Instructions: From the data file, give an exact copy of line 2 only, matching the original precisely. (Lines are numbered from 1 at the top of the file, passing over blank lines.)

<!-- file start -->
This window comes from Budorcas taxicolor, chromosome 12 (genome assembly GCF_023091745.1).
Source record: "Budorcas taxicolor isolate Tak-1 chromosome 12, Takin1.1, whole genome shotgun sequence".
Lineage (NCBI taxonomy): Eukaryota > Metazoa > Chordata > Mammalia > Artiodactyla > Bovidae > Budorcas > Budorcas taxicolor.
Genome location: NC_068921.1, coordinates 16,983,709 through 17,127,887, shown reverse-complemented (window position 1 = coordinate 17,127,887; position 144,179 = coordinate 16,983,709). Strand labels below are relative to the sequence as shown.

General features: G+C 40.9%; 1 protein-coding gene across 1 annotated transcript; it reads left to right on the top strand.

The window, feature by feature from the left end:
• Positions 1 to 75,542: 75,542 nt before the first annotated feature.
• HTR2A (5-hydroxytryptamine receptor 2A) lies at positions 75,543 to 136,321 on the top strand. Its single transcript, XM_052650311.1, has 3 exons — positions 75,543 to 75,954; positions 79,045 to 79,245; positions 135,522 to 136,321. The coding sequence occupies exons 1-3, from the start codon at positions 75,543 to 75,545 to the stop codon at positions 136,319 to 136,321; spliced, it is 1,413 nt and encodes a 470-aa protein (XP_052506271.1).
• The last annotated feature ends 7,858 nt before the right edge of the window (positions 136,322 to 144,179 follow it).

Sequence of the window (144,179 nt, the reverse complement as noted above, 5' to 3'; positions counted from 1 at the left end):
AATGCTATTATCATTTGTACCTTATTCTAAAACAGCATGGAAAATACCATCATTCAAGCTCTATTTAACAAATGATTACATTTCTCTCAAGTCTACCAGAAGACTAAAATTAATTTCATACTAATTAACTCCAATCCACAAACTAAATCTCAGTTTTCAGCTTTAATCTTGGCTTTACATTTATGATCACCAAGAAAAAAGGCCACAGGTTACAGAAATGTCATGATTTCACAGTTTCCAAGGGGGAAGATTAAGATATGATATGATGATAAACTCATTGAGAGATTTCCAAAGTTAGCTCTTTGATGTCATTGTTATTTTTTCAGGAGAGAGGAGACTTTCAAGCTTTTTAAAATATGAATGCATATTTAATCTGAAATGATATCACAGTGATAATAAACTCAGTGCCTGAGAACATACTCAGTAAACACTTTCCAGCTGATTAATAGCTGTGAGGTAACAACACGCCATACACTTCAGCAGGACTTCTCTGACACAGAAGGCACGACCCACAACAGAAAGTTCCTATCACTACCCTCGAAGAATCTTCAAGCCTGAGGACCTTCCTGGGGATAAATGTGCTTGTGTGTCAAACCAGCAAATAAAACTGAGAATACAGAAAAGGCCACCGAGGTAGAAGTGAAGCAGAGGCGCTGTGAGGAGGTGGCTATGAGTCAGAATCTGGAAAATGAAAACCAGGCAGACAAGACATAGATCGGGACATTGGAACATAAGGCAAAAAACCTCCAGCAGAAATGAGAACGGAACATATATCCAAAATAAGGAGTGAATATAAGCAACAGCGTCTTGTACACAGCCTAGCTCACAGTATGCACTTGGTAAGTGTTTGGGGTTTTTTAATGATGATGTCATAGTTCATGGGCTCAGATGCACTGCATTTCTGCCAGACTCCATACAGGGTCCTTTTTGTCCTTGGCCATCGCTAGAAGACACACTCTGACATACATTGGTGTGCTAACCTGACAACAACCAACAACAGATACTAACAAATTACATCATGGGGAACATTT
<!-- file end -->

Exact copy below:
Source record: "Budorcas taxicolor isolate Tak-1 chromosome 12, Takin1.1, whole genome shotgun sequence".